Novel manifestations of immune dysregulation and granule defects in gray platelet syndrome

Matthew C Sims, Louisa Mayer, Janine H Collins, Tadbir K Bariana, Karyn Megy, Cecile Lavenu-Bombled, Denis Seyres, Laxmikanth Kollipara, Frances S Burden, Daniel Greene, Dave Lee, Antonio Rodriguez-Romera, Marie-Christine Alessi, William J Astle, Wadie F Bahou, Loredana Bury, Elizabeth Chalmers, Rachael Da Silva, Erica De Candia, Sri V V DeeviSamantha Farrow, Keith Gomez, Luigi Grassi, Andreas Greinacher, Paolo Gresele, Dan Hart, Marie-Françoise Hurtaud, Anne M Kelly, Ron Kerr, Sandra Le Quellec, Thierry Leblanc, Eva B Leinøe, Rutendo Mapeta, Harriet McKinney, Alan D Michelson, Sara Morais, Diane Nugent, Sofia Papadia, Soo J Park, John Pasi, Gian Marco Podda, Man-Chiu Poon, Rachel Reed, Mallika Sekhar, Hanna Shalev, Suthesh Sivapalaratnam, Orna Steinberg-Shemer, Jonathan C Stephens, Robert C Tait, Ernest Turro, NIHR BioResource


Gray platelet syndrome (GPS) is a rare recessive disorder caused by biallelic variants in NBEAL2 and characterized by bleeding symptoms, the absence of platelet α-granules, splenomegaly, and bone marrow (BM) fibrosis. Due to the rarity of GPS, it has been difficult to fully understand the pathogenic processes that lead to these clinical sequelae. To discern the spectrum of pathologic features, we performed a detailed clinical genotypic and phenotypic study of 47 patients with GPS and identified 32 new etiologic variants in NBEAL2. The GPS patient cohort exhibited known phenotypes, including macrothrombocytopenia, BM fibrosis, megakaryocyte emperipolesis of neutrophils, splenomegaly, and elevated serum vitamin B12 levels. Novel clinical phenotypes were also observed, including reduced leukocyte counts and increased presence of autoimmune disease and positive autoantibodies. There were widespread differences in the transcriptome and proteome of GPS platelets, neutrophils, monocytes, and CD4 lymphocytes. Proteins less abundant in these cells were enriched for constituents of granules, supporting a role for Nbeal2 in the function of these organelles across a wide range of blood cells. Proteomic analysis of GPS plasma showed increased levels of proteins associated with inflammation and immune response. One-quarter of plasma proteins increased in GPS are known to be synthesized outside of hematopoietic cells, predominantly in the liver. In summary, our data show that, in addition to the well-described platelet defects in GPS, there are immune defects. The abnormal immune cells may be the drivers of systemic abnormalities such as autoimmune disease.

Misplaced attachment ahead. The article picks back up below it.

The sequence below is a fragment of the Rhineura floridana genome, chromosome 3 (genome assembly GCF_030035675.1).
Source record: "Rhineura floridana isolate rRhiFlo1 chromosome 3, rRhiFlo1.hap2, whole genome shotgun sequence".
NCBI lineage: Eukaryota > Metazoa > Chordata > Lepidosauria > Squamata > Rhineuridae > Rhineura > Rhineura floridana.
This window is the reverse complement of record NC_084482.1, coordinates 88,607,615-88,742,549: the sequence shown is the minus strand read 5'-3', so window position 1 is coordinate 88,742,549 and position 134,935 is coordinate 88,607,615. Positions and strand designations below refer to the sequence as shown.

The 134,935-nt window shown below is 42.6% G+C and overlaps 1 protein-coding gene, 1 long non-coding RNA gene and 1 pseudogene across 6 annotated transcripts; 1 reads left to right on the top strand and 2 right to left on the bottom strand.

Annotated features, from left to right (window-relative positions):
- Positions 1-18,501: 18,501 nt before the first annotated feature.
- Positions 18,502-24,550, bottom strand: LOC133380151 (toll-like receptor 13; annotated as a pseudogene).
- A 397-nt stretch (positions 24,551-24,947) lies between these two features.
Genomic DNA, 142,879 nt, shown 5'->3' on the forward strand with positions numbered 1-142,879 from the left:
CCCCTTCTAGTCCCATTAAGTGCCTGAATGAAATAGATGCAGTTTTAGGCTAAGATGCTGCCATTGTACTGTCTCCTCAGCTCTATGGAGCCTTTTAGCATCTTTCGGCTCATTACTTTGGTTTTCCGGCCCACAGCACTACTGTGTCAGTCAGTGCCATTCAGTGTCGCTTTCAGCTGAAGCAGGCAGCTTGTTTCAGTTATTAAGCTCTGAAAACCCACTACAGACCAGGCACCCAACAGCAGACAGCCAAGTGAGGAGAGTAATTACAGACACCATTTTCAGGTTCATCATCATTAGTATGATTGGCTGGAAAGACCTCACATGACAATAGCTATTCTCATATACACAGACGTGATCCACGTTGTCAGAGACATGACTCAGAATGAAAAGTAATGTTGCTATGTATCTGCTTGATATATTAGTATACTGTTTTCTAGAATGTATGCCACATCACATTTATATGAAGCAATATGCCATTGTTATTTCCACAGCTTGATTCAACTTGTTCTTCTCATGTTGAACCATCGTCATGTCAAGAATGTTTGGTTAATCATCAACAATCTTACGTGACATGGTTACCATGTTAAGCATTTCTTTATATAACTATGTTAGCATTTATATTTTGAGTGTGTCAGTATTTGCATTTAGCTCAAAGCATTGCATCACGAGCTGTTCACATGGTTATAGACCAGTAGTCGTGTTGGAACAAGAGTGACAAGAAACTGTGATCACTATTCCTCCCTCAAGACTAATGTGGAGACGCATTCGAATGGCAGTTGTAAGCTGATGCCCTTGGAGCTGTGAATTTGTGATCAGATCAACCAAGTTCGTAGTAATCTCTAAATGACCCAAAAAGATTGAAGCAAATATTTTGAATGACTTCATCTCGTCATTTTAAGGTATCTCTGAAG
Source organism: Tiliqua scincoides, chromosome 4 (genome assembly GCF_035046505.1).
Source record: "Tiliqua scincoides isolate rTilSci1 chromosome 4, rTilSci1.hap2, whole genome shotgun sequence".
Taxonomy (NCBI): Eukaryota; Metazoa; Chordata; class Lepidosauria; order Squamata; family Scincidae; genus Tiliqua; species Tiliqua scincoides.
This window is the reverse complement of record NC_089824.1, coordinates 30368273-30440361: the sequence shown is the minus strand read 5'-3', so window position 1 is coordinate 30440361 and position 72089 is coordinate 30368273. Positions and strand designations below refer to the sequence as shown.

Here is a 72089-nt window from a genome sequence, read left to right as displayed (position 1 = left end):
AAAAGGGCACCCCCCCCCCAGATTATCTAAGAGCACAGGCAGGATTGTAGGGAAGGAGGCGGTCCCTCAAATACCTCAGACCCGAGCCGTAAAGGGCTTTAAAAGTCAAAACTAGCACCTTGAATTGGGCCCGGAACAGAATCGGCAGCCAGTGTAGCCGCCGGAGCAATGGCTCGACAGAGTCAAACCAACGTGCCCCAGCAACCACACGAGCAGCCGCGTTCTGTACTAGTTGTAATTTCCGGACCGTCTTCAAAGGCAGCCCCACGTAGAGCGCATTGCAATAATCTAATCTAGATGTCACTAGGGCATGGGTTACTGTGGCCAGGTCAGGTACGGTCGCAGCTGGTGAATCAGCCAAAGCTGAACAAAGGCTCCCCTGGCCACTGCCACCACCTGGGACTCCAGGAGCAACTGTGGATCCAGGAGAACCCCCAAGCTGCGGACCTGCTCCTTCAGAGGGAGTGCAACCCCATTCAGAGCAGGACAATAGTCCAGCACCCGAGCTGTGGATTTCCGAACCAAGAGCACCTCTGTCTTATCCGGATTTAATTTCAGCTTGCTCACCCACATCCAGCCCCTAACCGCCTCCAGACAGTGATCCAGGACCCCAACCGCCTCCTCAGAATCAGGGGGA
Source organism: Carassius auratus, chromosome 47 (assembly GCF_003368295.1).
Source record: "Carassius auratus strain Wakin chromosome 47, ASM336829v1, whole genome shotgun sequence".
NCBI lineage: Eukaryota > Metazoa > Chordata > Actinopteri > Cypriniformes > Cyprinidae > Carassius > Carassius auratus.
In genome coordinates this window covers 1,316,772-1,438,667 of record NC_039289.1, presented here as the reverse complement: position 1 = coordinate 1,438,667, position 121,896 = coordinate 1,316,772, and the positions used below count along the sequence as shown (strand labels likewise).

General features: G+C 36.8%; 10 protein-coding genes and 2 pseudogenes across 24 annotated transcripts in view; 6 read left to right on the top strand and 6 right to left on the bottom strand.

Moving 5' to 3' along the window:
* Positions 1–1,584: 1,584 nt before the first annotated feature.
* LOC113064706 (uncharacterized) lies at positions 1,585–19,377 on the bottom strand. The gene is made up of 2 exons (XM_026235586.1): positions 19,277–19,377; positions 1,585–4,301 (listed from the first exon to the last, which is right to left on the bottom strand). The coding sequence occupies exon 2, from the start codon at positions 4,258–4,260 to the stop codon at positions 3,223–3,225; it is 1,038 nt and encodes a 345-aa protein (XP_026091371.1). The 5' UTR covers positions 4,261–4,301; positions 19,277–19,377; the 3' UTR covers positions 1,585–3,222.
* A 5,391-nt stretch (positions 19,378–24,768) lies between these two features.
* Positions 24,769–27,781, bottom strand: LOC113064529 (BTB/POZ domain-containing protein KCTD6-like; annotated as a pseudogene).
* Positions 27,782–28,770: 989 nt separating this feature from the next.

Original languageEnglish
Issue number17
Pages (from-to)1956-1967
Number of pages12
Publication statusPublished - 22 Oct 2020


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